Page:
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A New Drug for Smokers Is a Dream for Some, a Nightmare for Others

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Ryann Rathbone trembles as she describes the last night of her boyfriend Carter Albrecht’s life. “He never hit me before; it was so unlike him,” says Rathbone, 27. She tells how Albrecht, 34, a keyboardist with the Edie Brickell & New Bohemians rock band—a laidback and gentle man, according to friends and family—struck her in the face, tackled her to the ground and shattered a water glass in his hand after the couple returned from having drinks at a Dallas bar Sept. 3. “Then he kind of zoned out and had no idea who I was, like he was in one of the nightmares he’d been having,” says Rathbone, who managed to lock Albrecht out of her house. Bloodied and dazed, he began pounding on the door of a neighbor, who took Albrecht for a violent intruder and fatally shot him in the head.

According to friends and family, the nightmares—vivid and violent—began for Albrecht just one week earlier, when he and Rathbone, dating since January, started taking the new drug Chantix in an effort to quit smoking. “We were both having strange hallucination dreams,” says Rathbone, who is working toward a graduate degree in counseling. “With Carter, he’d wake up and say, ‘Oh, I thought that was real.'”

The couple were not alone. Chantix—which can stop the cravings for cigarettes by binding onto nicotine receptors in the brain—has been prescribed to more than 3 million smokers since it hit the market last year and has helped even longtime nicotine addicts kick the habit in a matter of months. But Internet message boards overflow with reports of a common side effect of the drug, “Chantix dreams”—hard to shake, sometimes terrifying, visions in the night (see box). The drug’s manufacturer, Pfizer, acknowledges that 13 percent of subjects in clinical trials had abnormal dreams (compared with 5 percent who took a placebo).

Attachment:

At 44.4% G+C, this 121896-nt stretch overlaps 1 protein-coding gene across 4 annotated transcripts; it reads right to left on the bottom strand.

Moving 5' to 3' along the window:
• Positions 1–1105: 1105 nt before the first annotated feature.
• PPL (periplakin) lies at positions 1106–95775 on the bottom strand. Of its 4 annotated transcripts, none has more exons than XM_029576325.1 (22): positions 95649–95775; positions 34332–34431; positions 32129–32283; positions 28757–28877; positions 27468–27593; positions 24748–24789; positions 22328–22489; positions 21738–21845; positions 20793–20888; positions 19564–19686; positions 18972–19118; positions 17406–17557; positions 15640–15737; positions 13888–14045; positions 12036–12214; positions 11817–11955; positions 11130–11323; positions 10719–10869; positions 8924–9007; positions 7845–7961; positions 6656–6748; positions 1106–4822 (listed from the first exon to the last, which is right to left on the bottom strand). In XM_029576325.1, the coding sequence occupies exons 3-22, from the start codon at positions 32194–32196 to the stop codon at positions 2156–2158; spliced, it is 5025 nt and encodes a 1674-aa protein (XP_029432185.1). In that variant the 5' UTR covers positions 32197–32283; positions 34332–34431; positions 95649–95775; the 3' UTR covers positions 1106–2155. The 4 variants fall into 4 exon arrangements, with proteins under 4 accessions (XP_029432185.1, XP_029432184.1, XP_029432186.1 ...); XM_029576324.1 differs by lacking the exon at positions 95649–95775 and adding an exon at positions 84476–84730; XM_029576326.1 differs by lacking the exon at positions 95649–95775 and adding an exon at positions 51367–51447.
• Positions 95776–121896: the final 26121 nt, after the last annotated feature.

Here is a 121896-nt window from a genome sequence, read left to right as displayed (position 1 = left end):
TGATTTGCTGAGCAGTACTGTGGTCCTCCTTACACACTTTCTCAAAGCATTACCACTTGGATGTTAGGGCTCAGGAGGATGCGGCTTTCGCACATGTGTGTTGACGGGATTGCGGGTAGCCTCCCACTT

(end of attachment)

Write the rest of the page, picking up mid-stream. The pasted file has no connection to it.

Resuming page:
Odd dreams caused by a powerful drug are one thing; aggressive outbursts are quite another—and “infrequent,” says Pfizer. But that’s exactly how Rathbone explains the final hours of her boyfriend’s life. Just past midnight on the morning he died, Albrecht, who had been taking Chantix for eight days, doubled his dose, following instructions on the label. About an hour later, he met Rathbone at a Dallas bar, where they had a “few” rounds of drinks with friends. (The Chantix label warns that mixing the drug with alcohol can cause drowsiness.) The couple began arguing on the way from the bar to Rathbone’s house as, she says, Albrecht became increasingly irrational. But Rathbone and Albrecht’s roommate Danny Balis, who had known him for nine years, insist that alcohol had never made him belligerent before. “It was not a drunken rage,” she says. “It was a Chantix-induced rage. That’s what I honestly believe.”

Dr. Doug Vanderburg—a medical director for Pfizer, which tested the drug on 4,500 subjects—questions that assumption. While cases of aggression and disorientation were reported during clinical trials and are mentioned as possible side effects (along with more common nausea and depression), Vanderburg points out that violent tendencies may have existed in patients before they began taking Chantix. “Our safety data to date do not suggest a causal relationship between violent behavior and Chantix,” he says. Dr. Sandra Kweder of the Food and Drug Administration (which approved Chantix in May 2006) says the drug’s real side effects won’t be fully understood until more patients try it and report back. “With this one we’re not that far along in our scientific knowledge,” says Kweder.

One person who says she knew enough to stop taking Chantix is Deborah Johnson, 36, an Oregon musician who began taking the blue pills last February. Johnson says the drug left her “confused and agitated.” One night after drinking wine, she suddenly felt frantic. “I grabbed the kitchen knife and cut one wrist; I felt compelled to do it,” she says.

Bad dreams and other side effects have certainly not stopped many users who now swear by the drug, including Sammi Hawkins, 41, a longtime Michigan smoker who couldn’t give up cigarettes even after her husband died of lung cancer at age 39. Hawkins tried a nicotine patch and acupuncture. But after six weeks on Chantix, she can walk by smokers huddled outside buildings without the least temptation, she says. “I want to say, ‘Hey, go see your doctor; there’s a pill now!'”

Carter Albrecht’s parents, who bid farewell to their only child Sept. 7 at a funeral with 700 mourners, have no plans to sue Pfizer. They just want other potential users to hear their son’s story first and be alert to possible changes in behavior. “What a gentle soul he was,” says his father, Ken, 60. Adds Ryann Rathbone, who thought she had found the man she would marry: “Knowing Carter, what happened is unbelievable. If you take Chantix out of the equation, it just doesn’t make sense.”